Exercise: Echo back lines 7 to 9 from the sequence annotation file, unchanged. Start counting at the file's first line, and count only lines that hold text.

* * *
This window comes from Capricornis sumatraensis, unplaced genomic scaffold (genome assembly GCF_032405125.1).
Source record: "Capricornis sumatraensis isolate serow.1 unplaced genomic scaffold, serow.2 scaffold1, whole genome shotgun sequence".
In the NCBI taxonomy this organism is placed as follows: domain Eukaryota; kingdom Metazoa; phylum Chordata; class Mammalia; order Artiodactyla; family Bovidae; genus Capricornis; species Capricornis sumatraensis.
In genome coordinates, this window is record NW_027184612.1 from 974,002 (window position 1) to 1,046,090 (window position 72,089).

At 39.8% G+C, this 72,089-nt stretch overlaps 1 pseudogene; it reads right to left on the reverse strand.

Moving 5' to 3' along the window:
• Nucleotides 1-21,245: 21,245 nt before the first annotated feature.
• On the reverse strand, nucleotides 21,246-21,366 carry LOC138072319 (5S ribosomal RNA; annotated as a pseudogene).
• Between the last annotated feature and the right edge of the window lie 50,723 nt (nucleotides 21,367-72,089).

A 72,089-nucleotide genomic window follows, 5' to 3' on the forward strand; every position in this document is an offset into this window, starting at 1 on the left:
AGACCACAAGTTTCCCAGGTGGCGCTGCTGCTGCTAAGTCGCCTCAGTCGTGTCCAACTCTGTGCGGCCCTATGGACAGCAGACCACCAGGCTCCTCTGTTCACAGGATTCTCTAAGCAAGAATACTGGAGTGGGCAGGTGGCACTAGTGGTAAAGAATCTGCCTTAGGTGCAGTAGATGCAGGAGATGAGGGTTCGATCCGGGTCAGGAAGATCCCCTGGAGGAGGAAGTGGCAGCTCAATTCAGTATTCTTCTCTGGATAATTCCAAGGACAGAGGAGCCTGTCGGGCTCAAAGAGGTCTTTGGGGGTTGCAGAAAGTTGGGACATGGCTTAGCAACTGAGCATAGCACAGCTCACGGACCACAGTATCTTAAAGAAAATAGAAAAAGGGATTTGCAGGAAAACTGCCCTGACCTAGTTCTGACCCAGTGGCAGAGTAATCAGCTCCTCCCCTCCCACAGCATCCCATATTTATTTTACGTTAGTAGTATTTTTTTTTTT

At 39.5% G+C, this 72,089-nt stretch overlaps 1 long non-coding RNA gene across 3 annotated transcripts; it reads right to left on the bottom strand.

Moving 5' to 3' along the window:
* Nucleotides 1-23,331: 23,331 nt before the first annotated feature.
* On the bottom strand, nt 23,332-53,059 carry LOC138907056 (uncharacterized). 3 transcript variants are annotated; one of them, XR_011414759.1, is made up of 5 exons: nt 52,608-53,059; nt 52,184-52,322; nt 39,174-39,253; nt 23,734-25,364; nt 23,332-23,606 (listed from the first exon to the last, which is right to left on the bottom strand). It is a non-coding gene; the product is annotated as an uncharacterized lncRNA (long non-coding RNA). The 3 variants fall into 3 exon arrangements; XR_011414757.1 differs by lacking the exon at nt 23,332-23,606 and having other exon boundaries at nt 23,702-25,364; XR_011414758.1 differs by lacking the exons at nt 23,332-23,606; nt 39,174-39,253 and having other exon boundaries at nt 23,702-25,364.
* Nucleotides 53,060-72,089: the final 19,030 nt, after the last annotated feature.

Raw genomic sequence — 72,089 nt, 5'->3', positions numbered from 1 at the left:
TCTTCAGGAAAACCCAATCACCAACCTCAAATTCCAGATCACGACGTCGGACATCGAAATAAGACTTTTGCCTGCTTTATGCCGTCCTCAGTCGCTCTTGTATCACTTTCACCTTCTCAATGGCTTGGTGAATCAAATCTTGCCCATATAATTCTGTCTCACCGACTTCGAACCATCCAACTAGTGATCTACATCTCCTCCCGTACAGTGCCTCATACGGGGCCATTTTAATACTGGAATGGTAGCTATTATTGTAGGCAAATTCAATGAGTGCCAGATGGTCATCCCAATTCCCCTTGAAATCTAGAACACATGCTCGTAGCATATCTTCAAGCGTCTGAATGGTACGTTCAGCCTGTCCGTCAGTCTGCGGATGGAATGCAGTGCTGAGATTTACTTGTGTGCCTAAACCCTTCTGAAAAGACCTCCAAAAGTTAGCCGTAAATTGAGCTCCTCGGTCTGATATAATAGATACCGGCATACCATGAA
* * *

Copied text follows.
• Nucleotides 1-21,245: 21,245 nt before the first annotated feature.
• On the reverse strand, nucleotides 21,246-21,366 carry LOC138072319 (5S ribosomal RNA; annotated as a pseudogene).
• Between the last annotated feature and the right edge of the window lie 50,723 nt (nucleotides 21,367-72,089).